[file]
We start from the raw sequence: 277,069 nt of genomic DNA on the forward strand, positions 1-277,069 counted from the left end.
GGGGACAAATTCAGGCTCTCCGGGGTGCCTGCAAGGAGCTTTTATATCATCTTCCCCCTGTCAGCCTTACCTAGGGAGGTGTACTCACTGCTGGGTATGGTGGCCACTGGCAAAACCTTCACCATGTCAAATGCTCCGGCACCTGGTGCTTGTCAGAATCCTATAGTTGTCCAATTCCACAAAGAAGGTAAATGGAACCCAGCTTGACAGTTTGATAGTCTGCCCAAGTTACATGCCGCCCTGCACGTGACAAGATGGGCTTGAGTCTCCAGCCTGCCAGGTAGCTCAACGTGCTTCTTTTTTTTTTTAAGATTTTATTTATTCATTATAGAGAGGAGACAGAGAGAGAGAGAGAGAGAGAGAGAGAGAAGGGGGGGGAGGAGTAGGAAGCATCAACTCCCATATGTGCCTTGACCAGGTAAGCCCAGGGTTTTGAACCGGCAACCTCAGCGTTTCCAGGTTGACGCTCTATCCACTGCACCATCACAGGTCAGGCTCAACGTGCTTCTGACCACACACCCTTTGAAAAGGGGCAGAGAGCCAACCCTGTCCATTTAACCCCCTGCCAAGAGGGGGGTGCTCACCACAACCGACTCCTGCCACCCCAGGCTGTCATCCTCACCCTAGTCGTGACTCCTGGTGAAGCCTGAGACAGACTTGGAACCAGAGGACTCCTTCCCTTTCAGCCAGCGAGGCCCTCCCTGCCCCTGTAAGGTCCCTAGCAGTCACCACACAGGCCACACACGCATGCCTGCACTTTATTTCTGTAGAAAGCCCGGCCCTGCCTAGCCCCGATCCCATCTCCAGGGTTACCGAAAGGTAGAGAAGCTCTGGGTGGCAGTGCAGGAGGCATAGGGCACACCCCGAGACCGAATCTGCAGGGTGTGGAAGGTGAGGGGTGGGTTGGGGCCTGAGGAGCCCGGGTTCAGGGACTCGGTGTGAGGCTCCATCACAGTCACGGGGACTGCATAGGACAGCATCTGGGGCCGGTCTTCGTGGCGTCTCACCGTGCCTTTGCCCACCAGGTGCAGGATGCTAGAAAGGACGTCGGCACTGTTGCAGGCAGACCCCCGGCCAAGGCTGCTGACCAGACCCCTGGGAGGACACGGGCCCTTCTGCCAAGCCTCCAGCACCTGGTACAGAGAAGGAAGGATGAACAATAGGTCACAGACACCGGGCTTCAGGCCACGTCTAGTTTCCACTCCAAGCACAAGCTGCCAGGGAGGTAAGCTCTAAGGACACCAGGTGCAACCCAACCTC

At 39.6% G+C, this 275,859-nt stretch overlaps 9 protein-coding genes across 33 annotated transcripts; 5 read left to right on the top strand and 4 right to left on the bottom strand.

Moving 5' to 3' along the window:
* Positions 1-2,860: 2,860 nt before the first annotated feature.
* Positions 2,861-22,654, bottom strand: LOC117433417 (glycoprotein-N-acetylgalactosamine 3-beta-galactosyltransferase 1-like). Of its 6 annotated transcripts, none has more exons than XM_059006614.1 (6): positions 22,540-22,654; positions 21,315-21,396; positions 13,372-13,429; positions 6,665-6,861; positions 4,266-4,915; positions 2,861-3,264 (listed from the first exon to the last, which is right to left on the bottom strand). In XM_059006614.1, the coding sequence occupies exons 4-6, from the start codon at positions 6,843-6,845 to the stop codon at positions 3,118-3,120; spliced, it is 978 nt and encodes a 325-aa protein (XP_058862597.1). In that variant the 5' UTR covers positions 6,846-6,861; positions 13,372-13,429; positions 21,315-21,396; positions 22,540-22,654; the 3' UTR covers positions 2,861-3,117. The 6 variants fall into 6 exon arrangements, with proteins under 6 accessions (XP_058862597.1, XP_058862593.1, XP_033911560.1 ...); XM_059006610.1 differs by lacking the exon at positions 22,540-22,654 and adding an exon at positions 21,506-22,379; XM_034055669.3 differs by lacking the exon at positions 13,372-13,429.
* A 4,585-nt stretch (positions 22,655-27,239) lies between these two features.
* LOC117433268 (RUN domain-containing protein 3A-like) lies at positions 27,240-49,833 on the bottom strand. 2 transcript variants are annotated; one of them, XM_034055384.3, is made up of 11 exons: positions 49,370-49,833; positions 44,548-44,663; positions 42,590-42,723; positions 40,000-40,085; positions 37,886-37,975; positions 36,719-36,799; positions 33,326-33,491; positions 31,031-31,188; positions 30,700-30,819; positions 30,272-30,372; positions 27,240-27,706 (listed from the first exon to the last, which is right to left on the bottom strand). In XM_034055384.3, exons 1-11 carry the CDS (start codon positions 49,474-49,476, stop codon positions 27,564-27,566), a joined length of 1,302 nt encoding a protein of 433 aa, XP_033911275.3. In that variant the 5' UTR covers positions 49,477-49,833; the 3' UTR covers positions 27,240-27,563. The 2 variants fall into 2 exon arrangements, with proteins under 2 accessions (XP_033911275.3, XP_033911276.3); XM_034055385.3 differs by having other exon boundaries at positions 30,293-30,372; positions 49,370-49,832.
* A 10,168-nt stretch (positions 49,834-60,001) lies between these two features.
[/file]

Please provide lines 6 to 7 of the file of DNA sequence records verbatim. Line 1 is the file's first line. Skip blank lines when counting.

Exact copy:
* Positions 2,861-22,654, bottom strand: LOC117433417 (glycoprotein-N-acetylgalactosamine 3-beta-galactosyltransferase 1-like). Of its 6 annotated transcripts, none has more exons than XM_059006614.1 (6): positions 22,540-22,654; positions 21,315-21,396; positions 13,372-13,429; positions 6,665-6,861; positions 4,266-4,915; positions 2,861-3,264 (listed from the first exon to the last, which is right to left on the bottom strand). In XM_059006614.1, the coding sequence occupies exons 4-6, from the start codon at positions 6,843-6,845 to the stop codon at positions 3,118-3,120; spliced, it is 978 nt and encodes a 325-aa protein (XP_058862597.1). In that variant the 5' UTR covers positions 6,846-6,861; positions 13,372-13,429; positions 21,315-21,396; positions 22,540-22,654; the 3' UTR covers positions 2,861-3,117. The 6 variants fall into 6 exon arrangements, with proteins under 6 accessions (XP_058862597.1, XP_058862593.1, XP_033911560.1 ...); XM_059006610.1 differs by lacking the exon at positions 22,540-22,654 and adding an exon at positions 21,506-22,379; XM_034055669.3 differs by lacking the exon at positions 13,372-13,429.
* A 4,585-nt stretch (positions 22,655-27,239) lies between these two features.